The deadline for the Pittsburgh Steelers to sign All-Pro running back Le’Veon Bell to a long-term contract is July 16, and all signs seem to point to a singular eventuality: Monday will come and go without a deal getting done, Bell will play 2018 on the franchise tag, and by the time 2019 rolls around, dat boi gone. Bell seems hellbent on obtaining a contract befitting a top-tier running back — in his defense, he totally is — and a top-tier secondary receiver. This would be unprecedented, record-setting and might precipitate serious discussions about how to aptly compensate running backs, a comparatively marginalized group that has been and currently is criminally underpaid. The Steelers, meanwhile, are a vast enterprise governed by shrewd and discerning businesspersons — which is to say that they’re keenly aware of the various pitfalls that come along with committing millions of guaranteed American dollars to a single player, such as torpedoing the cap and thereby preventing the acquisition or retention of other players.
Bell and the Steelers have been locked in this stalemate for, like, two years, so in some ways, there’s comfort in knowing that we’re T-minus one week away from a resolution, even if said resolution likely involves both sides agreeing to part ways after the 2018 season. There’s a faint glimmer of hope that the participants will come to an agreement that keeps Bell in Pittsburgh for at least the remainder of his prime; Bell has indicated that both sides are “a lot closer” than they were at this time last season, a pronouncement that you may take however you want.
This is the part where I’ll disclose I think the Steelers should just go ahead and pay Bell. Yes, in theory you could reinvest the $17 million or whatever Bell is reportedly asking for elsewhere, but I’m kind of at a loss to understand how constructing a committee backfield from nebulous commodities is more sensible than simply overpaying a guy who you know is gonna produce in myriad ways. The backfield-by-committee strategy absolutely does work, but unless the Steelers know exactly what they’re getting, I think maybe it would behoove them to hang on to a historically-productive and generationally-talented offensive powerhouse while their Super Bowl window is still wide-open. Also, while I don’t claim to be any sort of expert in NFL economics, I assume the Steelers could build some sort of opt-out in Bell’s contract that would significantly reduce the dead money resulting from a release if his game craps the bed.
I digress, though, because the purpose of this blog is not to stan for Le’Veon Bell, but to call specific attention to the gaping aperture that’s emerged between Bell, Steelers fans, the organization, and the local media. If the Steelers don’t sign Bell to a long-term contract before Monday’s 4pm deadline, the 2018 season is going to be awkward and contentious as hell. He’ll skip training camp again (as he’s certainly entitled to do—he has no obligation to risk injury for this organization), which will spur a maelstrom of scorching takes from fans and smarmy media types as well as some very public opprobrium from coaches and veteran teammates. Bell will be treated like a petulant, spoiled child for refusing to accept anything less than what he thinks he’s worth, and in return he will gaslight on social media, posting arcane status updates and writing rap lyrics that explicitly outline his frustrations. He’ll be criticized, harshly, for being anything but brilliant (Twitter, for instance, was an utter cesspool during Pittsburgh’s first three games last season, during which Bell was very notably not quite himself), and any “struggles” will be attributed to his camp absence. Honestly, he’ll probably wind up getting booed at home games.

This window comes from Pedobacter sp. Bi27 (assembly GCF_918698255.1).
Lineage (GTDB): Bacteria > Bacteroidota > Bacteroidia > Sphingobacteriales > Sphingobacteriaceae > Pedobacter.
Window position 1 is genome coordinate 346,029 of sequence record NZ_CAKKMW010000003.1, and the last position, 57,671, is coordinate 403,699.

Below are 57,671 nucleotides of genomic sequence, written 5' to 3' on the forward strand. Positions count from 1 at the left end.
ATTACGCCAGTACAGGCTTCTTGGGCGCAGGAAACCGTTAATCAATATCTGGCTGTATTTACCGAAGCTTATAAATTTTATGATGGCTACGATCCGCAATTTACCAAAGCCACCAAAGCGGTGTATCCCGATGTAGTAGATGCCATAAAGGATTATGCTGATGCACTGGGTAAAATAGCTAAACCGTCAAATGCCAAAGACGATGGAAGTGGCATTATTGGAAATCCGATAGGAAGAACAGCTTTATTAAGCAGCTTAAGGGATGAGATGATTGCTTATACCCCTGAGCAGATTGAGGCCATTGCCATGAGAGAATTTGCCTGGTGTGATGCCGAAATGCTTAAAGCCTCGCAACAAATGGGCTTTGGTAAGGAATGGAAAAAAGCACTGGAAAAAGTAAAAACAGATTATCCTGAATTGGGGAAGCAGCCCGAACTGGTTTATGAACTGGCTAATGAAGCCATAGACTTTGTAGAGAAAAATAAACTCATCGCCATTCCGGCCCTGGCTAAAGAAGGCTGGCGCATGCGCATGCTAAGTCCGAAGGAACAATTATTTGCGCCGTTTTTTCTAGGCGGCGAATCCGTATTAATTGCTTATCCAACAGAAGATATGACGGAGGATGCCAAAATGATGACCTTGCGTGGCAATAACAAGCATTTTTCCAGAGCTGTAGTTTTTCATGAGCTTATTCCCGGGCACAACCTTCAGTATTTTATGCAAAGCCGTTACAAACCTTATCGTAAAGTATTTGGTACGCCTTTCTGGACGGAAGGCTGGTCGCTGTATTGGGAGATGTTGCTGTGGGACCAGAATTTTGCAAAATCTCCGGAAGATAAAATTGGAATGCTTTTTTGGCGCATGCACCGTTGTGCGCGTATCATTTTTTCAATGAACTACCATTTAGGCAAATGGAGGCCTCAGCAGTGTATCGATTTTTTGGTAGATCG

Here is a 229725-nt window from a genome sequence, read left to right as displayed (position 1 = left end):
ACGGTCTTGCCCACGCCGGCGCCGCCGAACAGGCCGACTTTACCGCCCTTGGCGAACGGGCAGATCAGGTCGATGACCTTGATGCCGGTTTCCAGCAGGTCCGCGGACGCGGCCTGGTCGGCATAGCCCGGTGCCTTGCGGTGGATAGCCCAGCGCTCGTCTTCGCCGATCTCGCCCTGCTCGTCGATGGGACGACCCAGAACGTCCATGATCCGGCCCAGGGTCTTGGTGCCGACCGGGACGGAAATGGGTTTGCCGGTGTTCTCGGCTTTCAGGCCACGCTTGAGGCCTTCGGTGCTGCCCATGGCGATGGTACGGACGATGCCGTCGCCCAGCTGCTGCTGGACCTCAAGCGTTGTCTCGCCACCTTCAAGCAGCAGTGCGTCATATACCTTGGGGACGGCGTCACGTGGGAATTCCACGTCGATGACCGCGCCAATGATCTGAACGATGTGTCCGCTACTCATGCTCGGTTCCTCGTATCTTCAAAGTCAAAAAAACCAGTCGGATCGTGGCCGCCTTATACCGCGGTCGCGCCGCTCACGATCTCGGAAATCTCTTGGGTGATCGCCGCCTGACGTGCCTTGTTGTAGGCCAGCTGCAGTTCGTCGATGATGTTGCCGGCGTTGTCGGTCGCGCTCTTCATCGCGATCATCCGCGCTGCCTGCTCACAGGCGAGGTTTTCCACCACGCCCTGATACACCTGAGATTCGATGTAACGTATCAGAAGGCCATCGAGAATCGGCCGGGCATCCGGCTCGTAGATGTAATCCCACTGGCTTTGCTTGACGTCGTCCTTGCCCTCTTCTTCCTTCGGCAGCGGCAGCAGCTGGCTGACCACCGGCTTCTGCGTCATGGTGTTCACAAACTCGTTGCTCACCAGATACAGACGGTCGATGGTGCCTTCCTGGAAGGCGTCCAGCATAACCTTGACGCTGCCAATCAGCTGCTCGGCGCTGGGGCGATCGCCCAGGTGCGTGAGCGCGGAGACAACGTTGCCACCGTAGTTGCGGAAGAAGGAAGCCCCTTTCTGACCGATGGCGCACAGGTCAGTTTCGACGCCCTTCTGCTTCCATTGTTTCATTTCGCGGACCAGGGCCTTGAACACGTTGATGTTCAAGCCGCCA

However, I’m most concerned about the impact this whole ordeal has had on the fan base. Like any team, the Steelers have very distinct contingents within their fanhood, and I’m certainly not naive enough to think Le’Veon Bell demanding a $17 million annual contract was gonna be a unifying moment. But man, this whole thing has been really nasty. Look at some comments on this blog.
Of course, infighting is a standard aspect of sports fandom proceedings, and I understand that after the whole Le’Veon Bell situation resolves itself, we’ll just find something else to complain about. But I can’t remember in my time following the Steelers—and certainly not in my last four years writing about them—any singular saga invoking such divisiveness.
Regardless of what happens with Bell, I hope we all soon can just enjoy watching things unfold and catch a championship parade — or three.